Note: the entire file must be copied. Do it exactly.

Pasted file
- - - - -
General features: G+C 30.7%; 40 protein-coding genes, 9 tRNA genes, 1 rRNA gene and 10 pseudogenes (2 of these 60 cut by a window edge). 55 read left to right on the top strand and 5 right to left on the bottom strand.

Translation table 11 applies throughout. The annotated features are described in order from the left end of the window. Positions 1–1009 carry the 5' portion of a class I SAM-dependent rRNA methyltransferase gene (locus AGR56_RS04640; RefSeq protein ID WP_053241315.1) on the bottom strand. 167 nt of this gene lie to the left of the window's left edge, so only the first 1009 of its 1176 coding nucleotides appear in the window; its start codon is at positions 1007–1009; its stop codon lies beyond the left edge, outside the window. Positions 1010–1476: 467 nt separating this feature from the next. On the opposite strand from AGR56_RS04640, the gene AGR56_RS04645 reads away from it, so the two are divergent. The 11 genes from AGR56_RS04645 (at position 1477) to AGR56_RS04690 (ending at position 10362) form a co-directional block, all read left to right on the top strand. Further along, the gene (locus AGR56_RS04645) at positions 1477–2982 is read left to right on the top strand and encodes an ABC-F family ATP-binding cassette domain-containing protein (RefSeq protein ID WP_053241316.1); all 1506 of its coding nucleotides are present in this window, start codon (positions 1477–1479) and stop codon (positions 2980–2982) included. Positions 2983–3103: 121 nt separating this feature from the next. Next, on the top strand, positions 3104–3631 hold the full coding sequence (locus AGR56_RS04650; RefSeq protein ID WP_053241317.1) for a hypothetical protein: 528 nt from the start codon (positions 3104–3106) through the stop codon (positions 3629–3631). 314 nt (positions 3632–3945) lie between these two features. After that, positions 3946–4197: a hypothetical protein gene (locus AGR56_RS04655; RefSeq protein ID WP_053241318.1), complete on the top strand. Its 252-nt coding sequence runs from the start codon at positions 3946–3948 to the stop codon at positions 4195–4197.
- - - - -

General features: G+C 30.7%; 40 protein-coding genes, 9 tRNA genes, 1 rRNA gene and 10 pseudogenes (2 of these 60 cut by a window edge). 55 read left to right on the top strand and 5 right to left on the bottom strand.

Translation table 11 applies throughout. The annotated features are described in order from the left end of the window. Positions 1–1009 carry the 5' portion of a class I SAM-dependent rRNA methyltransferase gene (locus AGR56_RS04640; RefSeq protein ID WP_053241315.1) on the bottom strand. 167 nt of this gene lie to the left of the window's left edge, so only the first 1009 of its 1176 coding nucleotides appear in the window; its start codon is at positions 1007–1009; its stop codon lies beyond the left edge, outside the window. Positions 1010–1476: 467 nt separating this feature from the next. On the opposite strand from AGR56_RS04640, the gene AGR56_RS04645 reads away from it, so the two are divergent. The 11 genes from AGR56_RS04645 (at position 1477) to AGR56_RS04690 (ending at position 10362) form a co-directional block, all read left to right on the top strand. Further along, the gene (locus AGR56_RS04645) at positions 1477–2982 is read left to right on the top strand and encodes an ABC-F family ATP-binding cassette domain-containing protein (RefSeq protein ID WP_053241316.1); all 1506 of its coding nucleotides are present in this window, start codon (positions 1477–1479) and stop codon (positions 2980–2982) included. Positions 2983–3103: 121 nt separating this feature from the next. Next, on the top strand, positions 3104–3631 hold the full coding sequence (locus AGR56_RS04650; RefSeq protein ID WP_053241317.1) for a hypothetical protein: 528 nt from the start codon (positions 3104–3106) through the stop codon (positions 3629–3631). 314 nt (positions 3632–3945) lie between these two features. After that, positions 3946–4197: a hypothetical protein gene (locus AGR56_RS04655; RefSeq protein ID WP_053241318.1), complete on the top strand. Its 252-nt coding sequence runs from the start codon at positions 3946–3948 to the stop codon at positions 4195–4197.